10 October 2019

AILU Vice President, Prof Adam Clare, receives Royal Academy of Engineering funds

AI-enabled drug design, fibre-reinforced concrete and high-temperature components for fusion power plants are among the research challenges being addressed by three new Research Chairs and three new Senior Research Fellows funded by the Royal Academy of Engineering. Focusing on industry-relevant research across the full range of engineering disciplines, the Academy’s Research Chairs and Senior Research Fellowships enhance the links between academia and businesses with each of the prestigious five-year positions co-sponsored by an industrial partner.

Professor Karen Holford, Chair of the Academy’s Research Committee, says: “The Academy programmes promote engineering excellence in the UK and enable strategic partnerships with industry. I am delighted to welcome these leading researchers to join us. Working closely with their industrial partners, each awardee will establish a world-leading research group in their field of engineering that will ultimately help to generate real economic benefits.”

One of the three Research Chairs is AILU Vice President Adam Clare 

Research Chair

Professor Adam Clare, University of Nottingham

Rolls-Royce / Royal Academy of Engineering Research Chair in Miniaturisation of Electrophysical Techniques for Next Generation On-Wing Repair

Professor Clare plans to develop technology to offer quick and easy repairs for gas turbine engines, which power aircraft around the world. Engines can be very expensive and time consuming to maintain, especially for unscheduled issues, because they often must be taken completely off the wing. Repairs are currently undertaken using a multitude of highly invasive techniques, but Professor Clare hopes to make technologies such as this portable through miniaturisation to work on engines in situ on the wing. He believes it will be applicable to the next generation of air travel, including electric planes and future propulsion systems.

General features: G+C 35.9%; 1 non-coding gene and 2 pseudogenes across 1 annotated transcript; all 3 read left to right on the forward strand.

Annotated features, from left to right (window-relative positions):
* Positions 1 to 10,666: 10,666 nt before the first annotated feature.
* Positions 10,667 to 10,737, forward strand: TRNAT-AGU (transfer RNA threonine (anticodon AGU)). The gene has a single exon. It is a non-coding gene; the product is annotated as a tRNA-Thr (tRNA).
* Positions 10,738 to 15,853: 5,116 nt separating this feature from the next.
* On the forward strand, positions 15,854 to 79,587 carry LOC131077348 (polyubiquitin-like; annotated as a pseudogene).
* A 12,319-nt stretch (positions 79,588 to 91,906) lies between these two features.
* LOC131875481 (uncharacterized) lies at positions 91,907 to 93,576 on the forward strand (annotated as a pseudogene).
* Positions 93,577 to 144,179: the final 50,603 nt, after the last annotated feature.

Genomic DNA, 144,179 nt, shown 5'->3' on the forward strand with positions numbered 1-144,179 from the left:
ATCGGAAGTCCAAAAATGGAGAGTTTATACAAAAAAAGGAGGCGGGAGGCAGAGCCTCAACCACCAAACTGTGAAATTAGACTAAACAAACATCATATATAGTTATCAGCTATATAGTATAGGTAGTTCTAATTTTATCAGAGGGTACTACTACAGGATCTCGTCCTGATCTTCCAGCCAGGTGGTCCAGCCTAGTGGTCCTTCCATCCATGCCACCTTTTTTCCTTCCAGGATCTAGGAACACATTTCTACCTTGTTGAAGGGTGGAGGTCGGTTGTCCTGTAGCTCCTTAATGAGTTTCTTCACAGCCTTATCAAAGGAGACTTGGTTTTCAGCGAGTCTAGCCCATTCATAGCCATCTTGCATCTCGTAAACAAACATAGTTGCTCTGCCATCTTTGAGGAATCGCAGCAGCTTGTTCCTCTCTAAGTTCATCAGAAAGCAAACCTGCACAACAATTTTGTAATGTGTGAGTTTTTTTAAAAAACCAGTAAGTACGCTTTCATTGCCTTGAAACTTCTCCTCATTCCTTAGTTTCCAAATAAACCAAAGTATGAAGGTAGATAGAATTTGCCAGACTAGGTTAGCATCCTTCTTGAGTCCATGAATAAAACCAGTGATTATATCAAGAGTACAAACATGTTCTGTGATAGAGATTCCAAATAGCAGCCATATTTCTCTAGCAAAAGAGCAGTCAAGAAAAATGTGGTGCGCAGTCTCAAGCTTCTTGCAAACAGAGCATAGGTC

He says: “My journey as an engineer started with a Saturday job, helping my uncle to fix things up, welding, repairing machines or fixing broken trucks. Over time, I wanted new challenges and started playing with more sophisticated engines. I was fascinated by gas turbine engines – I think they’re beautiful, and it is remarkable how whole economies depend on them. What excites me most about engineering is that it never runs out – there’s always a new challenge to solve. Engineering advancements can and have changed the destiny of our species: through this award, I hope to contribute in my own way.”

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